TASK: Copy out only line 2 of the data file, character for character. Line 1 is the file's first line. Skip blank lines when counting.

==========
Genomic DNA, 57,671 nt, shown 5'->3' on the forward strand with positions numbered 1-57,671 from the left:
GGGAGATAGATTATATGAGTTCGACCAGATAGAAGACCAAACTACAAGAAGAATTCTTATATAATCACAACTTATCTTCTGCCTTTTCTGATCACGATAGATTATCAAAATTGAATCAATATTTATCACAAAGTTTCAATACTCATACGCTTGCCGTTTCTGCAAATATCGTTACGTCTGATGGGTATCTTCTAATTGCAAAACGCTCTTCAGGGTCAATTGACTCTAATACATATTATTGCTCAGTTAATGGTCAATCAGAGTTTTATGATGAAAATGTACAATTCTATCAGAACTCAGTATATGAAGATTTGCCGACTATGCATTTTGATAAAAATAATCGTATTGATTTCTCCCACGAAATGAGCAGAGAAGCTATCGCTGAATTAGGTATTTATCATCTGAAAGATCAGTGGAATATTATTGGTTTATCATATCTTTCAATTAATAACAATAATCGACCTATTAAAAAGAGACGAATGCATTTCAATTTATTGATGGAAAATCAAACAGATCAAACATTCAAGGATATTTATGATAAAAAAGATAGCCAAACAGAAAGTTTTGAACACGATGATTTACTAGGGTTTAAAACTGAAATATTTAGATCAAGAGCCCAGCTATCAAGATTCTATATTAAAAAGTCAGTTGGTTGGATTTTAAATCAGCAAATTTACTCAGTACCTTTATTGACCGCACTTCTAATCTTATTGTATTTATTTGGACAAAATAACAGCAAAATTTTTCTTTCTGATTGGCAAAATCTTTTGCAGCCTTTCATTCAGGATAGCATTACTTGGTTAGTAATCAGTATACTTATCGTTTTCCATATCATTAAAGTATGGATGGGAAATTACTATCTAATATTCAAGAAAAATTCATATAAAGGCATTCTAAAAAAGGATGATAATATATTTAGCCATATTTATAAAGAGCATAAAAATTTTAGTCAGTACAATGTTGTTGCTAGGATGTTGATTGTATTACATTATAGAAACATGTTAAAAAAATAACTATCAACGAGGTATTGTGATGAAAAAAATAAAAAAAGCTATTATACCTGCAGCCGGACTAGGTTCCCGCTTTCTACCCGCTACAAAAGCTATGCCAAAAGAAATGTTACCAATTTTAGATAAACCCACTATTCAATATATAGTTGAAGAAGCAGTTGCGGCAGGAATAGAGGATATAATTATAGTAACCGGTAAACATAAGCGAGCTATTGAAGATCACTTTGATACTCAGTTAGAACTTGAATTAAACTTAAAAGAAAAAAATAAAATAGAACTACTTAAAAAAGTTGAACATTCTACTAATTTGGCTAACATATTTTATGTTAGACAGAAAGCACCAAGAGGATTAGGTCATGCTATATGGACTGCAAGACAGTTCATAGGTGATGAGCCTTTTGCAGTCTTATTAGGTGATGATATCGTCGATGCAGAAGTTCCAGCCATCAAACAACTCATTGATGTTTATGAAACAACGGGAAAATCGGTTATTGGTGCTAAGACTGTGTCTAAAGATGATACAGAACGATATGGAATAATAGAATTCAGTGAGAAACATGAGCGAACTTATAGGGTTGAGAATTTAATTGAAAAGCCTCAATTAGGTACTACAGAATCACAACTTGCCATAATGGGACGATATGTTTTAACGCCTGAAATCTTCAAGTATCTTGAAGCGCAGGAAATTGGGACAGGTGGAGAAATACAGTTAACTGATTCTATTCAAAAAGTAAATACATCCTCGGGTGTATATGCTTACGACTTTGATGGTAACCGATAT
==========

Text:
GGGAGATAGATTATATGAGTTCGACCAGATAGAAGACCAAACTACAAGAAGAATTCTTATATAATCACAACTTATCTTCTGCCTTTTCTGATCACGATAGATTATCAAAATTGAATCAATATTTATCACAAAGTTTCAATACTCATACGCTTGCCGTTTCTGCAAATATCGTTACGTCTGATGGGTATCTTCTAATTGCAAAACGCTCTTCAGGGTCAATTGACTCTAATACATATTATTGCTCAGTTAATGGTCAATCAGAGTTTTATGATGAAAATGTACAATTCTATCAGAACTCAGTATATGAAGATTTGCCGACTATGCATTTTGATAAAAATAATCGTATTGATTTCTCCCACGAAATGAGCAGAGAAGCTATCGCTGAATTAGGTATTTATCATCTGAAAGATCAGTGGAATATTATTGGTTTATCATATCTTTCAATTAATAACAATAATCGACCTATTAAAAAGAGACGAATGCATTTCAATTTATTGATGGAAAATCAAACAGATCAAACATTCAAGGATATTTATGATAAAAAAGATAGCCAAACAGAAAGTTTTGAACACGATGATTTACTAGGGTTTAAAACTGAAATATTTAGATCAAGAGCCCAGCTATCAAGATTCTATATTAAAAAGTCAGTTGGTTGGATTTTAAATCAGCAAATTTACTCAGTACCTTTATTGACCGCACTTCTAATCTTATTGTATTTATTTGGACAAAATAACAGCAAAATTTTTCTTTCTGATTGGCAAAATCTTTTGCAGCCTTTCATTCAGGATAGCATTACTTGGTTAGTAATCAGTATACTTATCGTTTTCCATATCATTAAAGTATGGATGGGAAATTACTATCTAATATTCAAGAAAAATTCATATAAAGGCATTCTAAAAAAGGATGATAATATATTTAGCCATATTTATAAAGAGCATAAAAATTTTAGTCAGTACAATGTTGTTGCTAGGATGTTGATTGTATTACATTATAGAAACATGTTAAAAAAATAACTATCAACGAGGTATTGTGATGAAAAAAATAAAAAAAGCTATTATACCTGCAGCCGGACTAGGTTCCCGCTTTCTACCCGCTACAAAAGCTATGCCAAAAGAAATGTTACCAATTTTAGATAAACCCACTATTCAATATATAGTTGAAGAAGCAGTTGCGGCAGGAATAGAGGATATAATTATAGTAACCGGTAAACATAAGCGAGCTATTGAAGATCACTTTGATACTCAGTTAGAACTTGAATTAAACTTAAAAGAAAAAAATAAAATAGAACTACTTAAAAAAGTTGAACATTCTACTAATTTGGCTAACATATTTTATGTTAGACAGAAAGCACCAAGAGGATTAGGTCATGCTATATGGACTGCAAGACAGTTCATAGGTGATGAGCCTTTTGCAGTCTTATTAGGTGATGATATCGTCGATGCAGAAGTTCCAGCCATCAAACAACTCATTGATGTTTATGAAACAACGGGAAAATCGGTTATTGGTGCTAAGACTGTGTCTAAAGATGATACAGAACGATATGGAATAATAGAATTCAGTGAGAAACATGAGCGAACTTATAGGGTTGAGAATTTAATTGAAAAGCCTCAATTAGGTACTACAGAATCACAACTTGCCATAATGGGACGATATGTTTTAACGCCTGAAATCTTCAAGTATCTTGAAGCGCAGGAAATTGGGACAGGTGGAGAAATACAGTTAACTGATTCTATTCAAAAAGTAAATACATCCTCGGGTGTATATGCTTACGACTTTGATGGTAACCGATAT